From initial wonder at the sheer size of India’s ongoing Lok Sabha elections, the dominant theme in the British news media is that Narendra Modi as Prime Minister will not be good at home and abroad, and that ‘India’s great democracy deserves much better’.
BJP's prime ministerial candidate and Gujarat CM Narendra Modi in Sundargarh district for an election campaign meet. (Arabinda Mahapatra/HT photo)
Until a week ago, the elections did not figure prominently in the British media, but with polling underway in various phases, coverage has picked up with correspondents of British newspapers reporting regularly from various parts of India.
Influential editors and columnists based here have written extensively about the elections, while BBC has increased its election coverage in prime time bulletins. Critical mention of Modi invariably prompts strong opposition online on newspaper websites.
Peter Popham, who was in Gujarat during the 2002 riots, wrote on a column in The Independent: “I can't suppress a shiver at the thought of Narendra Modi taking office”.
The Guardian, known for its left-of-centre leanings, commented editorially: “The best hope of resisting the nationalist BJP, now or in 2019, lies with Congress, the party that has dominated Indian politics for best part of 70 years. To be able to win over the country, however, Congress must first find the strength to modernise itself”.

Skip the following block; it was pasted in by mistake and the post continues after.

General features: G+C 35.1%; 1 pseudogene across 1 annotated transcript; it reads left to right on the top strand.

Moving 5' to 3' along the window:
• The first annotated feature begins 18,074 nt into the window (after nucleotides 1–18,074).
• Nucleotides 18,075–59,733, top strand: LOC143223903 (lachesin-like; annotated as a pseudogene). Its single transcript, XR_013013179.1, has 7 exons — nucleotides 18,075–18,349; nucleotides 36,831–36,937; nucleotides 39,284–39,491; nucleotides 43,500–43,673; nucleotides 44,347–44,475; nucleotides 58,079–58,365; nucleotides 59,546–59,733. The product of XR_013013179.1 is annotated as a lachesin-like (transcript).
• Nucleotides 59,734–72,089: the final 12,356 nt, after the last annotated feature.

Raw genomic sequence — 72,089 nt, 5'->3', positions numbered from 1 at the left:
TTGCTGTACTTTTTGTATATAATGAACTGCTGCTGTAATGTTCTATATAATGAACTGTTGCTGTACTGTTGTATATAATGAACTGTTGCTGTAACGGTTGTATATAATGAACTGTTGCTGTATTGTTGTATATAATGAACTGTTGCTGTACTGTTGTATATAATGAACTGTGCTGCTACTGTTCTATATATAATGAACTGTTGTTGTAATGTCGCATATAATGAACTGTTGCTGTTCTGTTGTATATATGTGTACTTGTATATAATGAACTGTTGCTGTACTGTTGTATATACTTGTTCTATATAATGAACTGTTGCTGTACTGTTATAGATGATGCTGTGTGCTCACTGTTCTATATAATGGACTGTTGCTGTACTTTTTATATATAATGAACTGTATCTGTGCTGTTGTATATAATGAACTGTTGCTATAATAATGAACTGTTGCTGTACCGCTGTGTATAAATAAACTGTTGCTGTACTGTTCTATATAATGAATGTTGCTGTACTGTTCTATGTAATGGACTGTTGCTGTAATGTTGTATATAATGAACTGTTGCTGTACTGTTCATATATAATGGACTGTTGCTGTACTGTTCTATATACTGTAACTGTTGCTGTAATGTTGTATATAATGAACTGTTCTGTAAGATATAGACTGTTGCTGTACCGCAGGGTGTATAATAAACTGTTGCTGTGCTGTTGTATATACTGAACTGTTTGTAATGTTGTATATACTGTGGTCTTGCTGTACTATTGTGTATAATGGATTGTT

Today, The Guardian published a letter from leading Indian-origin writers, academics and others from India, US and the UK, stating that "If Modi is elected, it will bode ill for India’s future". Signatories included Salman Rushdie, Homi K Bhabha, Deepa Mehta, Anish Kapoor, MK Raina and Saeed Mirza.
Amol Rajan, the Indian-origin editor of The Independent, wrote: “The charge sheet against Narendra Damodardas Modi is familiar and well founded: the stench of Hindu nationalism covers him”.
He wrote in a column: “History has yet to service its debt to the founding fathers of modern India, the most radical, brave and ambitious men democracy ever conceived. These heroes are worth resurrecting today because they belonged to a tradition to which Narendra Damodardas Modi, prime ministerial candidate of the BJP-led National Democratic Alliance in this week’s Indian general election, does not”.
Roger Boyes wrote in The Times in a column titled ‘Modi will bring trouble at home and abroad’: “Don’t expect Mr Modi, if he does indeed become India’s next leader, to be a great conciliator. Don’t expect a smooth diplomat. It looks as if India is embarking on a sea change. We can and must respect their democratic choice. We can also warn our Indian friends, in case they haven’t worked it out for themselves: Mr Modi is potentially big trouble”.